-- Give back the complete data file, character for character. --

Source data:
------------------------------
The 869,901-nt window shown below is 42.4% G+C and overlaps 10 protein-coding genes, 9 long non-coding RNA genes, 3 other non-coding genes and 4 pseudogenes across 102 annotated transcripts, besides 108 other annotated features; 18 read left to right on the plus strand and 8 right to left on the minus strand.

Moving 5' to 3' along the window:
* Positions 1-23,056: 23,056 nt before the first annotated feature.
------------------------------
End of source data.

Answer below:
The 869,901-nt window shown below is 42.4% G+C and overlaps 10 protein-coding genes, 9 long non-coding RNA genes, 3 other non-coding genes and 4 pseudogenes across 102 annotated transcripts, besides 108 other annotated features; 18 read left to right on the plus strand and 8 right to left on the minus strand.

Moving 5' to 3' along the window:
* Positions 1-23,056: 23,056 nt before the first annotated feature.